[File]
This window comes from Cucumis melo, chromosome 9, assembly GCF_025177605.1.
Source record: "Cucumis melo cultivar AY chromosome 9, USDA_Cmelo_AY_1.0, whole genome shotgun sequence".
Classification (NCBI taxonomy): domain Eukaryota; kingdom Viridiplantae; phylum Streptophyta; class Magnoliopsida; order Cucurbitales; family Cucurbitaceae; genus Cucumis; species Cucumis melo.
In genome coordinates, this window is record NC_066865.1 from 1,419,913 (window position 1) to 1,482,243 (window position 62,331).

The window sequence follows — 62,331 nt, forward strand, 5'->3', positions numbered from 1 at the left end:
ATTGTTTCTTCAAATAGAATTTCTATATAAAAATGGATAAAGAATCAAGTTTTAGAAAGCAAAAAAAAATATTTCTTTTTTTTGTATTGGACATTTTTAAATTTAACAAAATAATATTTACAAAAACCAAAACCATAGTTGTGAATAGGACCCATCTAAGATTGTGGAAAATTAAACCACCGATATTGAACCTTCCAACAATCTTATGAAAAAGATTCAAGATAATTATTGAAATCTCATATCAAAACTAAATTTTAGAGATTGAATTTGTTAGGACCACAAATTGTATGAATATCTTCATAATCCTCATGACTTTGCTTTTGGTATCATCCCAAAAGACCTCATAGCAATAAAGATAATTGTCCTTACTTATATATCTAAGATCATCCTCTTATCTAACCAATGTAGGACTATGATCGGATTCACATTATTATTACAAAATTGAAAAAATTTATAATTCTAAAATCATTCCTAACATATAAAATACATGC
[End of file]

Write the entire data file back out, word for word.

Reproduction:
This window comes from Cucumis melo, chromosome 9, assembly GCF_025177605.1.
Source record: "Cucumis melo cultivar AY chromosome 9, USDA_Cmelo_AY_1.0, whole genome shotgun sequence".
Classification (NCBI taxonomy): domain Eukaryota; kingdom Viridiplantae; phylum Streptophyta; class Magnoliopsida; order Cucurbitales; family Cucurbitaceae; genus Cucumis; species Cucumis melo.
In genome coordinates, this window is record NC_066865.1 from 1,419,913 (window position 1) to 1,482,243 (window position 62,331).

The window sequence follows — 62,331 nt, forward strand, 5'->3', positions numbered from 1 at the left end:
ATTGTTTCTTCAAATAGAATTTCTATATAAAAATGGATAAAGAATCAAGTTTTAGAAAGCAAAAAAAAATATTTCTTTTTTTTGTATTGGACATTTTTAAATTTAACAAAATAATATTTACAAAAACCAAAACCATAGTTGTGAATAGGACCCATCTAAGATTGTGGAAAATTAAACCACCGATATTGAACCTTCCAACAATCTTATGAAAAAGATTCAAGATAATTATTGAAATCTCATATCAAAACTAAATTTTAGAGATTGAATTTGTTAGGACCACAAATTGTATGAATATCTTCATAATCCTCATGACTTTGCTTTTGGTATCATCCCAAAAGACCTCATAGCAATAAAGATAATTGTCCTTACTTATATATCTAAGATCATCCTCTTATCTAACCAATGTAGGACTATGATCGGATTCACATTATTATTACAAAATTGAAAAAATTTATAATTCTAAAATCATTCCTAACATATAAAATACATGC